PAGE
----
Published by The Lawfare Institute
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On July 5, AlphaBay, an online marketplace specializing in the sale of illegal goods and services, went offline. Users and vendors wondered what had happened. A little over two weeks later, the Department of Justice announced the coordination of an international takedown of AlphaBay that coincided with the Dutch government’s takedown of Hansa, a similar website.
Launched in September 2014, AlphaBay was an eBay-like marketplace where users could purchase myriad illicit goods and services, including illegal drugs, malware, computer hacking tools, firearms, and money-laundering services. These transactions were cloaked in anonymity because AlphaBay could be accessed only via special browsers, such as Tor, that can route to .onion websites. Tor obscures a user’s IP address by routing the inquiry through various computers, concealing the originator’s digital identity from all computers but the destination.
AlphaBay recognized limits to its anonymity. On its Frequently Asked Questions page the website said:
Some people have really asked [whether AlphaBay is legal] . Of course not. We are an anonymous marketplace selling drugs, weapons and credit cards. Make sure you access the website through Tor or through a VPN to ensure anonymity. We take no responsibility if you get caught, so protecting yourself is your responsibility.
Whatever the limitations of AlphaBay’s ability to provide anonymity to its users, its size surpassed all other online illicit marketplaces. During the Justice Department press conference announcing AlphaBay's takedown, FBI Acting Director Andrew McCabe said that AlphaBay was roughly 10 times larger than Silk Road, an online illicit marketplace that the federal government took down in 2013. At the time of its closure, the site had 40,000 vendors, 200,000 users, and more than 350,000 listings for illicit goods and services.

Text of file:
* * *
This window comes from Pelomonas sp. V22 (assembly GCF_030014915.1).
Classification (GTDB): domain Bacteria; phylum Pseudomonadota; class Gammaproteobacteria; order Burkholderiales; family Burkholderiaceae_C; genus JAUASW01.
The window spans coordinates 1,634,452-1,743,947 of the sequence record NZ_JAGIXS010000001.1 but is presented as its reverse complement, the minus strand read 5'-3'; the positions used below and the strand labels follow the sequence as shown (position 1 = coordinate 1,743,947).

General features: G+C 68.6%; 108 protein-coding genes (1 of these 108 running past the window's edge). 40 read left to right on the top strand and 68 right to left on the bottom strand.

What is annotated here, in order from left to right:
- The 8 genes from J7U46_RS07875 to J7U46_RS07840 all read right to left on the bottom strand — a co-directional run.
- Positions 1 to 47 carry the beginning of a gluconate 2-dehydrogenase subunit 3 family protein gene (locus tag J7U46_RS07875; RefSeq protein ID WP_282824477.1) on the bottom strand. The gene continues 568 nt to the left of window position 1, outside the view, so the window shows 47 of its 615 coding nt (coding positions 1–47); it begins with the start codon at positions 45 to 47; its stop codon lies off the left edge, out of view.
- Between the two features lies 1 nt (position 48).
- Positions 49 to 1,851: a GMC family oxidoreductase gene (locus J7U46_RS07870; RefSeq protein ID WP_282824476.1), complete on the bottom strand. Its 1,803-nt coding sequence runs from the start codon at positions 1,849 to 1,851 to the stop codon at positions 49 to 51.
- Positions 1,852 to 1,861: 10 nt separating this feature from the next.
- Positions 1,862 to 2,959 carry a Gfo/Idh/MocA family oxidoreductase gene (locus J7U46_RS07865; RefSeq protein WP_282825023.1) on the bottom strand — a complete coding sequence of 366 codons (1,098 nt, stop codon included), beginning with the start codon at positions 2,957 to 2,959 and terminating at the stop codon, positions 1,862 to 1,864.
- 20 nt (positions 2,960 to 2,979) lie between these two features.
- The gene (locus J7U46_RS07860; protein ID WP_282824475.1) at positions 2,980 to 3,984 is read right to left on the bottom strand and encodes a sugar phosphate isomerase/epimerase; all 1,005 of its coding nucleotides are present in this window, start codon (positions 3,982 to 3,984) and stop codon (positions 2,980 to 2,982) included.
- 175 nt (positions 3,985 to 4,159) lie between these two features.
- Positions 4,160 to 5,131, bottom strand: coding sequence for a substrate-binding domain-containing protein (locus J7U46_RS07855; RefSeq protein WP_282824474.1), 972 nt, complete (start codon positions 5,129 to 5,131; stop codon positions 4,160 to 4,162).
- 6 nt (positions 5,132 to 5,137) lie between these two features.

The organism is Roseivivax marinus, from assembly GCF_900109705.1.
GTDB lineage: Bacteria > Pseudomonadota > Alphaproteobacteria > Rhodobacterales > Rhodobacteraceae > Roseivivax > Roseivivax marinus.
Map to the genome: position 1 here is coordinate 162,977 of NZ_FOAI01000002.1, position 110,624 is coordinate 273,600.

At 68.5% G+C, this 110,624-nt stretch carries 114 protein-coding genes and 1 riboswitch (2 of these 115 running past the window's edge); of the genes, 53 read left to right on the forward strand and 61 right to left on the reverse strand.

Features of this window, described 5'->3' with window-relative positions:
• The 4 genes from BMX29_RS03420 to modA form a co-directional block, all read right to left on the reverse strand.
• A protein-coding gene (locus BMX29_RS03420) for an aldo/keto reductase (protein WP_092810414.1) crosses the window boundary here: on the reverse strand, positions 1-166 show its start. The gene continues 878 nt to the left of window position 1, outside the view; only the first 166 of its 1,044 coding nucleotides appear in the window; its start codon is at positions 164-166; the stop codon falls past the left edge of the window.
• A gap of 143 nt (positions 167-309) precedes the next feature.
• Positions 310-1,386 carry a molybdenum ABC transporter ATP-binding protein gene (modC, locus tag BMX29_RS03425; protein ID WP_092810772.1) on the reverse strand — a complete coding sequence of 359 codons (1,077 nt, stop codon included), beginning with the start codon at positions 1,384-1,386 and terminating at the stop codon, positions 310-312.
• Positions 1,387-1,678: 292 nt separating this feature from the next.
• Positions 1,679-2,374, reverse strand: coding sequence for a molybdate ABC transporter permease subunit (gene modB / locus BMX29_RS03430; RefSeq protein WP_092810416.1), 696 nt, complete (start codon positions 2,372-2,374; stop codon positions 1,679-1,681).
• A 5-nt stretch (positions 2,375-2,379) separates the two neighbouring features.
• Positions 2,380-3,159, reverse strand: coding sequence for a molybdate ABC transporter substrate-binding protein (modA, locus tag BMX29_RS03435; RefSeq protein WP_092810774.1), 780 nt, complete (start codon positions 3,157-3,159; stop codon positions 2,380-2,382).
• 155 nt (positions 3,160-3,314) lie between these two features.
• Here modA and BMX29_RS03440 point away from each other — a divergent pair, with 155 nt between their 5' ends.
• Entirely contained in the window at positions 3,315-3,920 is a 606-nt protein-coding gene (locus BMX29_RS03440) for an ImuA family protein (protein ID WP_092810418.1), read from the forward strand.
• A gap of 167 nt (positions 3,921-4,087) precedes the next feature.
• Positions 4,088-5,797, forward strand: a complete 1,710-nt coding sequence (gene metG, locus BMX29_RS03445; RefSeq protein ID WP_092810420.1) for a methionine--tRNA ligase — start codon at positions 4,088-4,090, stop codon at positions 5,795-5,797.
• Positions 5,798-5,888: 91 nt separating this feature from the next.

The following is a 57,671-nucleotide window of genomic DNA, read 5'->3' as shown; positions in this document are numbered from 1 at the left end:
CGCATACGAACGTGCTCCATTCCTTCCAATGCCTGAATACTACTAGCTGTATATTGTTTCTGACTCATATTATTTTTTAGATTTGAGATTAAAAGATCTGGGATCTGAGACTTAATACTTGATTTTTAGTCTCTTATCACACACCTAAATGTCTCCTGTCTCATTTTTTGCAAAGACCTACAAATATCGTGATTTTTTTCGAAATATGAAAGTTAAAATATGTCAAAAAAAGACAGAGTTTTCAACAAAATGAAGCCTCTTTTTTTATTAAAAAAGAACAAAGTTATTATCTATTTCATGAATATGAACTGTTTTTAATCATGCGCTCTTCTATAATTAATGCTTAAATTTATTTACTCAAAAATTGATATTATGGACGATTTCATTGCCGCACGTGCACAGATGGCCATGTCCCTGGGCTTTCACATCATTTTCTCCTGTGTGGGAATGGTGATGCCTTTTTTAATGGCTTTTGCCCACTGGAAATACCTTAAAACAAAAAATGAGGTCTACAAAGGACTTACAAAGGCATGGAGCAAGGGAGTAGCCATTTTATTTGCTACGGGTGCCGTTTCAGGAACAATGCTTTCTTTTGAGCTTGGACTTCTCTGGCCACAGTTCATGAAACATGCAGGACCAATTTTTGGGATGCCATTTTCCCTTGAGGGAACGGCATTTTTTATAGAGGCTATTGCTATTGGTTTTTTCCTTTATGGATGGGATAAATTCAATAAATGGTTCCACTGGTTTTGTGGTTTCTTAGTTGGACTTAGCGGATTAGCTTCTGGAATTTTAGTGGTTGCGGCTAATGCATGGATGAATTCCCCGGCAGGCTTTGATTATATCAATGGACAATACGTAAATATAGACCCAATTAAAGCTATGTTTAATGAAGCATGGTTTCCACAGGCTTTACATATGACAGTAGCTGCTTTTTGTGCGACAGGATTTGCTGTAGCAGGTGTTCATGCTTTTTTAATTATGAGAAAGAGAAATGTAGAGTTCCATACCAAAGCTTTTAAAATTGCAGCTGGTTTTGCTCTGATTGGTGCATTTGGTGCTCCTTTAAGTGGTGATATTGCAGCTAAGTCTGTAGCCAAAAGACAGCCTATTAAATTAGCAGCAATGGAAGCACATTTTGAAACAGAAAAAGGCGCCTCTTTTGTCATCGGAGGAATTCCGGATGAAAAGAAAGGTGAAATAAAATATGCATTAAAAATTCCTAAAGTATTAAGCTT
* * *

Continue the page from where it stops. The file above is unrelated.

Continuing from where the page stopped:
For a site with so much traffic, AlphaBay was a rather small operation. It had eight to 10 staff members, including a “security administrator,” several “moderators,” a “public relations manager,” and several “ScamWatchers” (who “watched out for phishing attempts and other scams against other AlphaBay users”).
Cryptocurrency was the only form of payment allowed on AlphaBay. Much like the Silk Road, users transferred cryptocurrency from their AlphaBay account to the site’s address, where the funds were held in escrow until the user notified AlphaBay that she or he had received the item or service. Before the funds were transferred out of escrow, AlphaBay took its cut—between 2 to 4 percent depending on the seller’s “history, volume, and trust level on the site.” This turned a lucrative profit. According to the forfeiture complaint:
Between May 2015 and February 2017, Bitcoin addresses associated with AlphaBay conducted approximately 4,023,480 transactions, receiving approximately 839,087 Bitcoin and sending approximately 838,976 Bitcoin. This equals approximately US$450 million in deposits to AlphaBay. CAZES’s 2-4% commission on Bitcoin transactions likely conducted with those funds would equal between $9-18 million[ . . .].
These transactions could be traced because Bitcoins are recorded on the “blockchain”—a distributed ledger that keeps a record of the exchanges of funds between different addresses. It does not, however, identify the person to whom each address belongs. So, without additional information, the transactions could not be traced to particular individuals.
Since Bitcoins can be traced via address through the ledger, AlphaBay offered “tumblers” and “mixers,” which “obscure transaction histories by combining, splitting[,] and re-combining Bitcoins through a series of wallets controlled by the tumbler or mixer” to help conceal the identity of vendors and users.
While AlphaBay attempted to maximize users’ anonymity, it could not guarantee anonymity. The indictment demonstrated the limits of user anonymity: the location of several vendors was disclosed when law enforcement made undercover purchases from the site. From May 2016 to June 2017, law enforcement purchased and received from vendors on AlphaBay: marijuana, heroin, fentanyl, methamphetamine, several state driver’s licenses, and an ATM skimming device. Those transactions provided the bulk of the material for the indictment against the alleged owner and operator of AlphaBay, but the government had to identify and locate the owner before it could attempt to take down the site.
Purportedly a guide to accessing and safely using AlphaBay, Alphabaymarket.com provides tips to help AlphaBay users protect their anonymity. Those tips included:
If Alexandre Cazes, the alleged owner and operator of AlphaBay, had taken those steps seriously, he might still be anonymous.
Cazes’s mistakes involved his use of several different online identifiers on both AlphaBay and elsewhere on the web: the monikers “Alpha02” and “Admin,” the email “[email protected],” and a company called EBX Technologies (EBX Tech). By using several of these identifiers on other sites outside AlphaBay, he left a trail of breadcrumbs to his true identity.